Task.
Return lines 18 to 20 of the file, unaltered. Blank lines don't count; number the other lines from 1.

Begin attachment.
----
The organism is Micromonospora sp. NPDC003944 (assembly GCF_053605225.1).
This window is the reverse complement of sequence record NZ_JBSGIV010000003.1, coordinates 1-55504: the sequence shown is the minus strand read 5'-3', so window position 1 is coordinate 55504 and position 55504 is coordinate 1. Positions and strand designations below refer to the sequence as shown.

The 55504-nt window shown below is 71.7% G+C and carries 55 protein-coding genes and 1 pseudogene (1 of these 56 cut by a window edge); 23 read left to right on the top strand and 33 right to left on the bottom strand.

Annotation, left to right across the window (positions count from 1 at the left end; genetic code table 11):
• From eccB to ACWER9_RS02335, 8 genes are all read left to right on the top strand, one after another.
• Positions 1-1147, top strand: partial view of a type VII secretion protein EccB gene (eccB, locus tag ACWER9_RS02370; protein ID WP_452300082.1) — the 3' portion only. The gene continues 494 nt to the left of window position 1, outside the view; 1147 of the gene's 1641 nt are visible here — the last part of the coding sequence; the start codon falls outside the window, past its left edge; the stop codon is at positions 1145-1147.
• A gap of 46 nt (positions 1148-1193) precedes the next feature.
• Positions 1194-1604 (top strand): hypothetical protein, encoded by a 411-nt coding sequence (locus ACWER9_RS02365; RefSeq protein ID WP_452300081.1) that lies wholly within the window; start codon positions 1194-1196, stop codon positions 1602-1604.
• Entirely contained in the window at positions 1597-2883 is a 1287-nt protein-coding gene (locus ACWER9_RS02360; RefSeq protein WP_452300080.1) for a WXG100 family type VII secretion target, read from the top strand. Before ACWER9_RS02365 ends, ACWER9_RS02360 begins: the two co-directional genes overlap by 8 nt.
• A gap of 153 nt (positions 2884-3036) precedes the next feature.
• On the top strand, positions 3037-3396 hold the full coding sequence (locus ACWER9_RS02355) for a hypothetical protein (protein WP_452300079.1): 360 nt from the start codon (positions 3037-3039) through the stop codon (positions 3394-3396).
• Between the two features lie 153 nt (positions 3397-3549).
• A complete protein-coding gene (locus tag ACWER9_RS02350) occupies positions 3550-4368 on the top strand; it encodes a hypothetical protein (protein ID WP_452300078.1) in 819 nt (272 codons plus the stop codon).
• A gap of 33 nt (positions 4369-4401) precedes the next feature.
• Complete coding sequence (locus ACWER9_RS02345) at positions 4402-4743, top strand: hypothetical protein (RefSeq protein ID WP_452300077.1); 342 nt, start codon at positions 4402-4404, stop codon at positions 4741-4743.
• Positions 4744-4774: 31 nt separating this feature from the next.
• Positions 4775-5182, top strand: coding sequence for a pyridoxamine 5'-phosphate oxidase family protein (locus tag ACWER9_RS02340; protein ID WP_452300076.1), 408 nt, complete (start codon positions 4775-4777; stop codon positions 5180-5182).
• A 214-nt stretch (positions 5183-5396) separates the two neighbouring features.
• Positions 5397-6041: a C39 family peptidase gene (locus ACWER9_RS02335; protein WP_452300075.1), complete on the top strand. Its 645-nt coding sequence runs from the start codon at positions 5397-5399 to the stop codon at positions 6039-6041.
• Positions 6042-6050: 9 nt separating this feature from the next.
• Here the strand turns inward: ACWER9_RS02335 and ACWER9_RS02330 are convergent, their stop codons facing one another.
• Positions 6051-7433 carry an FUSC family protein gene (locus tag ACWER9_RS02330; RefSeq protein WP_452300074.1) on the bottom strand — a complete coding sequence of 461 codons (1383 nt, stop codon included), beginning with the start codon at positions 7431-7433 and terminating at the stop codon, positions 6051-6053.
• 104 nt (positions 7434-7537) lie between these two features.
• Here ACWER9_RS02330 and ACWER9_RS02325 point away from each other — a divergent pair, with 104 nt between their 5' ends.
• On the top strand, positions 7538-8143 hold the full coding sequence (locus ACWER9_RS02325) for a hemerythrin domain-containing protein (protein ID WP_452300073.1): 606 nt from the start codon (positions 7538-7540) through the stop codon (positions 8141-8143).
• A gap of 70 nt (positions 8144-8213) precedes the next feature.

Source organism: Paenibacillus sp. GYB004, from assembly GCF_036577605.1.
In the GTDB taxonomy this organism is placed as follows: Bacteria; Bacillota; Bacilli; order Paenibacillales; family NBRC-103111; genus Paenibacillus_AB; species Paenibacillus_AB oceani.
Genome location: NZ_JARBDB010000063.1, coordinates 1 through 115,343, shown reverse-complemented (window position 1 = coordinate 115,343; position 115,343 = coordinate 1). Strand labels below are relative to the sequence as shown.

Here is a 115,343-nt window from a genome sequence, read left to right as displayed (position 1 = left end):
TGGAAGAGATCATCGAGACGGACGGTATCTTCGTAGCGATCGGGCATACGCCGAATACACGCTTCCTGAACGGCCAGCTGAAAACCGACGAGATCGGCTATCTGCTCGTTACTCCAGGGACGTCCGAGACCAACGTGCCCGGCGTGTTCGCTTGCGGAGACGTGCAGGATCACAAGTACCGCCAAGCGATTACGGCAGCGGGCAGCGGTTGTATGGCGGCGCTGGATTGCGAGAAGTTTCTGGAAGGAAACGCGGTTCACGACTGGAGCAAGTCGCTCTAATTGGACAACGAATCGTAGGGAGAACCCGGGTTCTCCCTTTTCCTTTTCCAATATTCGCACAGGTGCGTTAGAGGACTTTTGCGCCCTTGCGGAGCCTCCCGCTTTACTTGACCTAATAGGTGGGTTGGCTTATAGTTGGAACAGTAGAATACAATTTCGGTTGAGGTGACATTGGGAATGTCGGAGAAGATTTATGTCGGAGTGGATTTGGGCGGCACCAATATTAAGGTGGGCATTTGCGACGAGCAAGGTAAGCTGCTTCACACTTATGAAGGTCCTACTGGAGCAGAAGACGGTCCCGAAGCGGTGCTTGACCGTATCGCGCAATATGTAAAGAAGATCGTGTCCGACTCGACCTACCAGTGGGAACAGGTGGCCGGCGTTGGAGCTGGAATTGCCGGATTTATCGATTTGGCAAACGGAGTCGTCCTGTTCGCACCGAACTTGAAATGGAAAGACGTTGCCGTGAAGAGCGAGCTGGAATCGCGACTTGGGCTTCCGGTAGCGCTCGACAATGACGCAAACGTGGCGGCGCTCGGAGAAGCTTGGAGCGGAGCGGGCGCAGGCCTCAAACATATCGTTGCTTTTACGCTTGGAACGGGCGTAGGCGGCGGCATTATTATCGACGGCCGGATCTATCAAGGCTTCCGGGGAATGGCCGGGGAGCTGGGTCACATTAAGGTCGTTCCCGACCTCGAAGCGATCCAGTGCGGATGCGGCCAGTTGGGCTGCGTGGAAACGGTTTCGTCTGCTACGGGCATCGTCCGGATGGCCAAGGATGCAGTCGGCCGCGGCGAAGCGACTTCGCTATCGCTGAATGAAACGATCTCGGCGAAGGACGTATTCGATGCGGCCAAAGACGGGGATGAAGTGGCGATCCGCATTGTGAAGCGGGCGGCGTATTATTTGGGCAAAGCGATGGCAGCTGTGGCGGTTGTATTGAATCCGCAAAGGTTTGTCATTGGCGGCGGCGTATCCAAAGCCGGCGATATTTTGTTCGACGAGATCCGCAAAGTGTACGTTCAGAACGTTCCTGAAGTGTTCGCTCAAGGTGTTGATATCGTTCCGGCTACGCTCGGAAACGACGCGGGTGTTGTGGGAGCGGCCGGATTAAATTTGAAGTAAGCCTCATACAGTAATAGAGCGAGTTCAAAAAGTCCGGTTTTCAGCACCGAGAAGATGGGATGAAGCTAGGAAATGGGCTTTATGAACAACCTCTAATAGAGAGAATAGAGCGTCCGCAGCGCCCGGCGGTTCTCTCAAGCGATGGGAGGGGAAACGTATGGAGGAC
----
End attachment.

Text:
• A 214-nt stretch (positions 5183-5396) separates the two neighbouring features.
• Positions 5397-6041: a C39 family peptidase gene (locus ACWER9_RS02335; protein WP_452300075.1), complete on the top strand. Its 645-nt coding sequence runs from the start codon at positions 5397-5399 to the stop codon at positions 6039-6041.
• Positions 6042-6050: 9 nt separating this feature from the next.